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I heared of systems that had the 0 address mapped, and were advocated
"see so easy, less segfaults". I consider it a horrible idea. If a
dereference of a 0 pointer occurs, something bad has happened. Just to
ignore it and go on as nothing has happened is plain evil. Being
accused of "religous motivation",I don't see how a static typed
language could work without null pointers. How would it cap linked
lists? It would need some sort of singleton as cap marker, not there
marker, etc. which would eventually boil down to the same as if it
would be 0.

On Wed, Feb 16, 2011 at 12:39 AM, Sean Conner <> wrote:
>        I call it my billion-dollar mistake. It was the invention of the
>        null reference in 1965. At that time, I was designing the first
>        comprehensive type system for references in an object oriented
>        language (ALGOL W). My goal was to ensure that all use of references
>        should be absolutely safe, with checking performed automatically by
>        the compiler. But I couldn't resist the temptation to put in a null
>        reference, simply because it was so easy to implement. This has led
>        to innumerable errors, vulnerabilities, and system crashes, which
>        have probably caused a billion dollars of pain and damage in the
>        last forty years.
>                --- C. A. R. Hoare
> It was thus said that the Great Axel Kittenberger once stated:
>> julien> -          It is the value given when we don’t know what else
>> to give (not
>> julien> defined, unknown value, an error occured, …)
>> Thank you a lot for bringing that up! In your list it has 3 meanings
>> already, including even an ellipsis for more! Thats whats likely the
>> cause the reappearing confusion around it.
>> I see what I've done here however. _Nobody_ was actually inspired by
>> the idea of non-nilness. I'm suprised that no-one pointed the "this
>> language you never heared of", that has non-nullable types and
>> non-null-pointers. BTW: what does fortran (in its many dialects use?)
>  I'm only slightly familiar with Fortran77, having used it briefly in '88
> or '89 (college course and I still have the text book) but there's no
> concept of NULL in Fortran77, which is understandable since you have to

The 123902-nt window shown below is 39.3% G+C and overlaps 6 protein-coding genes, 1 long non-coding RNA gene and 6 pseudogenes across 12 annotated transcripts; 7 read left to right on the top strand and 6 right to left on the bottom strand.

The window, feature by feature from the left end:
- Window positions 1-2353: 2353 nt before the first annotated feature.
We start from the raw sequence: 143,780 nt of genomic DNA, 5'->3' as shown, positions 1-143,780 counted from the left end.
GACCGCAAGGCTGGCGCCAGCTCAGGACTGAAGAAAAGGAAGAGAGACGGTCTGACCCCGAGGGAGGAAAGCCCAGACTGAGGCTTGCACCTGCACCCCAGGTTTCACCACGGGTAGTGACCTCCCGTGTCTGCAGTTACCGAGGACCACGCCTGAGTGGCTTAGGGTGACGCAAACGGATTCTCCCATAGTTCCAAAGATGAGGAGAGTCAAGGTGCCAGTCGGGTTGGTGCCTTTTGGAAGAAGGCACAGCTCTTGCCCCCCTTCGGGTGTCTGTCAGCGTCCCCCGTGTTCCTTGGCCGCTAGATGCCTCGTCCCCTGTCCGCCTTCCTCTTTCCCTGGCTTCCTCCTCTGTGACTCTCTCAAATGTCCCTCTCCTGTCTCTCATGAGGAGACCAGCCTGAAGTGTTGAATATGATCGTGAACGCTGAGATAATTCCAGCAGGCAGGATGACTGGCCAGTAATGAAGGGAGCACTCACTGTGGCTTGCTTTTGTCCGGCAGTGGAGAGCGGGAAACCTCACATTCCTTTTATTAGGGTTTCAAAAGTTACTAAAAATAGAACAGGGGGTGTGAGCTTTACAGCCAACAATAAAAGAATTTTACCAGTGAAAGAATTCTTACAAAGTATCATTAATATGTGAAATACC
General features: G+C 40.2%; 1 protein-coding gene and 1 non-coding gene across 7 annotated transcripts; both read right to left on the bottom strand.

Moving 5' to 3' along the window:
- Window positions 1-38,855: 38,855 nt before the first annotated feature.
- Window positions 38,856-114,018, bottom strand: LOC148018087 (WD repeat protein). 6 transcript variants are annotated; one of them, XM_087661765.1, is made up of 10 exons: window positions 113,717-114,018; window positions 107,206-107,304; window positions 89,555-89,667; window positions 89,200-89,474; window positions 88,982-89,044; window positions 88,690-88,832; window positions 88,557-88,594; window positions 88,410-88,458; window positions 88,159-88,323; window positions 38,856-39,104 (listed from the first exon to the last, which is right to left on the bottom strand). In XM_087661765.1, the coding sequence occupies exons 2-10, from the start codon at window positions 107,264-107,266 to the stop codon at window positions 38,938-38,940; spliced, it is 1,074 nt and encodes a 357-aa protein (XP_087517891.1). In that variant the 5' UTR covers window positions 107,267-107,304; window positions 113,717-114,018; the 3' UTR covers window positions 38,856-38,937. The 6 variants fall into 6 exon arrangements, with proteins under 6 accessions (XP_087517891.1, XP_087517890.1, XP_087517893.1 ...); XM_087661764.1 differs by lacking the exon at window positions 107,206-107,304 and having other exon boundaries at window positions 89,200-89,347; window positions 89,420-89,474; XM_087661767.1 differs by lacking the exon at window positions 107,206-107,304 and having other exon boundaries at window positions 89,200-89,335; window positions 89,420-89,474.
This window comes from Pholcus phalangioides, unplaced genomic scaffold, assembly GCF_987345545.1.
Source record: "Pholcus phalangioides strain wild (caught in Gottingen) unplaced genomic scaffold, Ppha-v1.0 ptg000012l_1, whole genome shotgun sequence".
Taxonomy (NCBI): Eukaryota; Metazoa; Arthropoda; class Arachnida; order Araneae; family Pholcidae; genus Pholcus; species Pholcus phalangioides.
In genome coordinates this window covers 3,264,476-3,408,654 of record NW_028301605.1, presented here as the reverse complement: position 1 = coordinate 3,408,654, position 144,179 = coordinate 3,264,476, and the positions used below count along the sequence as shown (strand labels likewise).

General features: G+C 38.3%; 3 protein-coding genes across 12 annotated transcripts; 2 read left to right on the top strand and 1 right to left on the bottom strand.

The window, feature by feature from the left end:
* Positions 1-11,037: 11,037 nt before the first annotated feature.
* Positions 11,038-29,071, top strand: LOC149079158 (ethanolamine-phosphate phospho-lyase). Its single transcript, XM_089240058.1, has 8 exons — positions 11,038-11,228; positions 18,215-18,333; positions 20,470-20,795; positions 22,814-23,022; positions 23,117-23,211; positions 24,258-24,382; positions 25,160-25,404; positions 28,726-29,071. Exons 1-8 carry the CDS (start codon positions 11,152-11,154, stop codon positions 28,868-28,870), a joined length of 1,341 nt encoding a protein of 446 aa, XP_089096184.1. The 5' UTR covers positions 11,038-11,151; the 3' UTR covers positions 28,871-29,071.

> predeclare everything (including the sizes of all arrays) before you use it.
> Also given that you declare all variable types (by default, variables
> starting with I through N are of type integer, otherwise they're real) there
> is no concept of "undefined" or "unknown" (okay, there *may* be a NaN but I
> find no reference to such in the book I have).  Also, there is no concept of
> pointers in Fortran77, so there is also no concept of a NULL pointer.
>> I don't know what to make of it, either the idea is incredibly stupid
>> and a fallback or an anachronism for which we just yet fail to see its
>> virtue.
>  There's a program I came across [1] that allows on to map the
> address 0 in a Linux process.  The program allows for both reading and
> writing, but even just making the page(es) read-only makes for some
> interesting possibilities, but first, a bit of a digression---feel free to
> skip the next paragraph if it's too pedantic.
>  C states that a 0 in a pointer context, such as:" char *p = 0;" is to be
> converted to a NULL pointer, or an invalid address that cannot be
> referenced.  On *most* platforms, this address also happens to be 0, but it
> *can* be some other bit pattern that makes an invalid address (although I'm
> not aware of any CPU architecture that uses anything other an 0 for an
> invalid address; they can exist, I'm just not aware of any).  It just so
> happens that 0 tends to work across a wide range of modern computers these
> days.  So, assuming that address 0 *is also* an invalid address, we resume.
>  In C, strings are character arrays terminated by a 0 byte.  Assuming the
> memory at location 0 is also 0, then
>        strcmp(NULL,"") == 0
>        strlen(NULL) == 0
>        printf("%s",NULL) = ""
>  And, if you map enough memory at 0, with the contents of 0, to cover the
> size of any structure, then you automatically have a "NULL" object that can
> be passed around, as long as it's not written to.   Too bad you can't map one
> block of memory for read-only access at 0, and a different block of memory
> write-only at 0, for then you would have a truely NULL object, that's always
> empty and yet, writes to it don't do anything (much like /dev/null under
> Unix).
>  Some might consider the idea wonderful (and I admit, it's an intriguing
> idea), while others are horrified at the sins (bugs) this hides (as I am).
> But what would the effect of allowing such a "nil" in Lua?
>  I know that in the C code I write, I try to avoid NULL as much as
> possible.  It's not always easy, but it does lead to better code in my
> opinion.
>  -spc (and no, I don't map address 0 in any of my programs, no matter
>        how tempting it is ... )
> [1]
> #define _GNU_SOURCE
> #include <assert.h>
> #include <sys/mman.h>
> #include <stdio.h>
> int main()
> {
>  int  *ptr;
>  ptr =  mmap(
>        0,
>        4096,
>        -1,
>        0
>  );
>  if (ptr == (void *)MAP_FAILED)
>  {
>    perror("Unable to mmap(NULL)");
>    fprintf(stderr, "Is /proc/sys/vm/mmap_min_addr non-zero?\n");
>    return 1;
>  }
>  assert(ptr == NULL);
>  printf("Dereferencing my NULL pointer yields: %d\n", *ptr);
>  *ptr = 17;
>  printf("Now it's: %d\n", *ptr);
>  return 0;
> }